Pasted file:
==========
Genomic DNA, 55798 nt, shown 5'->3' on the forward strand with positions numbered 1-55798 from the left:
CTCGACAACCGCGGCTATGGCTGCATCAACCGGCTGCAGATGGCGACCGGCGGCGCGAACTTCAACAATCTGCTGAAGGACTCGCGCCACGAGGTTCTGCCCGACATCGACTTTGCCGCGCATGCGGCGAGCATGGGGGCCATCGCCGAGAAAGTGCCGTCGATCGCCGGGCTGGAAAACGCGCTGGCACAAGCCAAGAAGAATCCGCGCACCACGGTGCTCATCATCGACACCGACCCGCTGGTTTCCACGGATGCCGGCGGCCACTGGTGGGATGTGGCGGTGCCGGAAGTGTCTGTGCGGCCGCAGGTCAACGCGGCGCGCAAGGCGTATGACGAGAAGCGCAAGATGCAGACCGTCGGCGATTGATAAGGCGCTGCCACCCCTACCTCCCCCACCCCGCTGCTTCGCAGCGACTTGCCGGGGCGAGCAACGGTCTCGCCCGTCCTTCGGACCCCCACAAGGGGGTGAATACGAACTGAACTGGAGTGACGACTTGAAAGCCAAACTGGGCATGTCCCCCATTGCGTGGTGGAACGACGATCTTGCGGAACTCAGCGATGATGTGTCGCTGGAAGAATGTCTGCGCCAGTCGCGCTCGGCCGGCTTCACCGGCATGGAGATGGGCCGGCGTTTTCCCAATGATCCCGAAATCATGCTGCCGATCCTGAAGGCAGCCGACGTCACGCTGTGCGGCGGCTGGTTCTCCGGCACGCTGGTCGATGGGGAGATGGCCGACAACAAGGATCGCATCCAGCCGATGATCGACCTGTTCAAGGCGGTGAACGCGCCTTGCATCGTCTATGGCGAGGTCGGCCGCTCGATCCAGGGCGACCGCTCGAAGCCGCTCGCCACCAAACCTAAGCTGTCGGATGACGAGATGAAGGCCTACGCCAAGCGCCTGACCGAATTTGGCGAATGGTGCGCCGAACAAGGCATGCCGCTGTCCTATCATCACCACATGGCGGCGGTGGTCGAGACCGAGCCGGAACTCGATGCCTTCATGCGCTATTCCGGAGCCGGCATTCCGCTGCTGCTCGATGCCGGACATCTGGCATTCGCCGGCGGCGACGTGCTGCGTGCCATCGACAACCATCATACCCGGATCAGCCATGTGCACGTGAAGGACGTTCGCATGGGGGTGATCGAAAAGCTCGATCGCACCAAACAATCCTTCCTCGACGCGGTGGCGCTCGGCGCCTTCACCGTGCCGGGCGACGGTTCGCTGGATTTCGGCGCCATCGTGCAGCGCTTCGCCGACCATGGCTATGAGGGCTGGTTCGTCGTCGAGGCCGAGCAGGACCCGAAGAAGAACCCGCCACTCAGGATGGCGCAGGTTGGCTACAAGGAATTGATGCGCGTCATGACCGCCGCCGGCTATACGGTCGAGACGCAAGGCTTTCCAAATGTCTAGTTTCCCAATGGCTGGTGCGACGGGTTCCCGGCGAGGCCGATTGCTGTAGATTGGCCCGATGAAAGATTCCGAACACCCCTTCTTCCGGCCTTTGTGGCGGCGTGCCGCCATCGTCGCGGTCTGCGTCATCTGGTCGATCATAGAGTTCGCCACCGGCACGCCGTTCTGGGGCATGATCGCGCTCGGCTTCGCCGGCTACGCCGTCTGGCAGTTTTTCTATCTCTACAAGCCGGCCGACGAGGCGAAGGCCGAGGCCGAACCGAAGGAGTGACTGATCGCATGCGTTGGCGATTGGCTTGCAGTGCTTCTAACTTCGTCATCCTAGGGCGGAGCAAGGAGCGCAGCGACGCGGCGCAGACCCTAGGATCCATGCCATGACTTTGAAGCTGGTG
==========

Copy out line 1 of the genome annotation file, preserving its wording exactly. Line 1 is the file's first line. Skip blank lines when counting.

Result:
Genomic DNA, 55798 nt, shown 5'->3' on the forward strand with positions numbered 1-55798 from the left: